This is a profound principle, and one that has a much broader application.

Each of us grows up under the consequence of our parent’s (or ancestor’s) decisions.  Those consequences make up the environment of our past.  Some grew up in another religion, or with no religion.  Some grew up in abusive families.  Some grew up in poverty, and some in wealth.  Some grew up under the staining effect of racism, or with countless other derogatory views.

Those are the blocks with which we build (see my post on building blocks here).   

But that’s not what we’re held accountable for.  Rather we’re held accountable for our own actions.  It’s what we DO with those blocks that matter.  Some are faced with the challenge of overcoming great adversity.  Others, in perhaps an equally difficult manner, are required to hold higher an already high standard.

How often do we find ourselves blaming our parents or our past for our actions today?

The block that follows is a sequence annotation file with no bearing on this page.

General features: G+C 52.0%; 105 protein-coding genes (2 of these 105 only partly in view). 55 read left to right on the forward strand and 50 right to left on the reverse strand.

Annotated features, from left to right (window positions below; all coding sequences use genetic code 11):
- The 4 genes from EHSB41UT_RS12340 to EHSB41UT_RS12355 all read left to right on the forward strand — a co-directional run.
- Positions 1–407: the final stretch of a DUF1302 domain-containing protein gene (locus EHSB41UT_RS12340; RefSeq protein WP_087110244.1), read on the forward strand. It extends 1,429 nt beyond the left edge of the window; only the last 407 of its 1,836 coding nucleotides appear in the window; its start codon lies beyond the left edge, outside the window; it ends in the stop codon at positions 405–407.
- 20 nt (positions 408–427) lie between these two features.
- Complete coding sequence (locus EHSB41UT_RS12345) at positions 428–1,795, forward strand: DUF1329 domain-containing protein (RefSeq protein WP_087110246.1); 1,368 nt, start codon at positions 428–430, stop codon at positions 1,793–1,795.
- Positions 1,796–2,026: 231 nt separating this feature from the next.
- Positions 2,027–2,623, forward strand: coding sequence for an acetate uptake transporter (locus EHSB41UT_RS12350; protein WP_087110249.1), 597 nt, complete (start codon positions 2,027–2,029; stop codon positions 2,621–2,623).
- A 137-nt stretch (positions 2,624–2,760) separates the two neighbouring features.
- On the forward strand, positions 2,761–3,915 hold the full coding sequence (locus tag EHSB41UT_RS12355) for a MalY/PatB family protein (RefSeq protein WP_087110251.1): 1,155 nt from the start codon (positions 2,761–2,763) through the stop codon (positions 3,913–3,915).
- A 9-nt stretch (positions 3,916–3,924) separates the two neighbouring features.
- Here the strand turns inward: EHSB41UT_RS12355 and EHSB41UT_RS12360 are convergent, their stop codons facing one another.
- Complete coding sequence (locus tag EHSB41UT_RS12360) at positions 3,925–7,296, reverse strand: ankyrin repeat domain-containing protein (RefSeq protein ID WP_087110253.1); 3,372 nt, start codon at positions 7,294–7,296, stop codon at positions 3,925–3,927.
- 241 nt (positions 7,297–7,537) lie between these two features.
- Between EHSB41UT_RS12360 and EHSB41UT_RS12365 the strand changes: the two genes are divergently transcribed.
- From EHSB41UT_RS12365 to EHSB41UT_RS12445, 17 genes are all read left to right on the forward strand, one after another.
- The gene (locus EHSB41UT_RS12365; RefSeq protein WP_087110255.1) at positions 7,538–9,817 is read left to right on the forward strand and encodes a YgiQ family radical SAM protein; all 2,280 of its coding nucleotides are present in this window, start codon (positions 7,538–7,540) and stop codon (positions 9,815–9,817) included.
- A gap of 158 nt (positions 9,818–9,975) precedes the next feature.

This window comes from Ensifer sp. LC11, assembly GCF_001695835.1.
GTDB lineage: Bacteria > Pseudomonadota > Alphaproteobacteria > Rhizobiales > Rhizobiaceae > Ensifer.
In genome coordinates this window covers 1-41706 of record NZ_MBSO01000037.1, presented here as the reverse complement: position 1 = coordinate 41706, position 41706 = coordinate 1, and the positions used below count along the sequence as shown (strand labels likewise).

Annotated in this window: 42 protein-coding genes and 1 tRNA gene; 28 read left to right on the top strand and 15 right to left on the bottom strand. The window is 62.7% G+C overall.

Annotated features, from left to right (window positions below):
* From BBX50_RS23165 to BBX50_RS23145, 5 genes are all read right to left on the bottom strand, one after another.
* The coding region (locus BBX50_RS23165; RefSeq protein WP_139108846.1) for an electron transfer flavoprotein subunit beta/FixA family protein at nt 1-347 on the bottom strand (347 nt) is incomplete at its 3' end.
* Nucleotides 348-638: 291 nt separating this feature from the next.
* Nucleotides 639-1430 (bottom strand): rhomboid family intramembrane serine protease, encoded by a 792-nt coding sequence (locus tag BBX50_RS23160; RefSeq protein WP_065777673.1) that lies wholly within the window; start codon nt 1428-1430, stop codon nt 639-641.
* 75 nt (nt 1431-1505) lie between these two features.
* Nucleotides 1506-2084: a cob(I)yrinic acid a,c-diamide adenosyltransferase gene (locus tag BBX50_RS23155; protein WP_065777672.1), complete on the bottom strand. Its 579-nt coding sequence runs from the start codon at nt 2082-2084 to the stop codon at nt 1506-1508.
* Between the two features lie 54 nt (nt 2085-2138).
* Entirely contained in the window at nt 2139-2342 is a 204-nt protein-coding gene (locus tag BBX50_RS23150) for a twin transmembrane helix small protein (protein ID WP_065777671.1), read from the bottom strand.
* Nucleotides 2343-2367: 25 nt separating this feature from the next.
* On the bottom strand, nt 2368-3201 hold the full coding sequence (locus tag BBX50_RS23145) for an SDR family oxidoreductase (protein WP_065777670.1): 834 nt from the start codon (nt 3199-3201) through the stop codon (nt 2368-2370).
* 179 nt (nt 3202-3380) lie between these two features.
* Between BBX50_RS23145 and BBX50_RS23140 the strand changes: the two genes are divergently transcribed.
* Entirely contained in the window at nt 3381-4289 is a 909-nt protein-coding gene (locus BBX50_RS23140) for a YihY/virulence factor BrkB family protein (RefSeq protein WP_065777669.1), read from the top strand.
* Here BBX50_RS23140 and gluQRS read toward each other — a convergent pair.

In short, we each have challenges inherent in the heritage we receive from the consequences of our parents actions, for good or for ill, but what matters in the eyes of God, is what we do on our own.

Hence my post “My story, why I think we’re not limited by our past“.

May we all be a little less focused on what we’ve been given, and a little more focused on what constructive things we can do with them.


For related posts, see also “It is what you make of it“, “A psalm of life“, “The Builders“, “Life Sculptor“, “The danger of reflection“.

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Craig (from Craigslist) has faith in people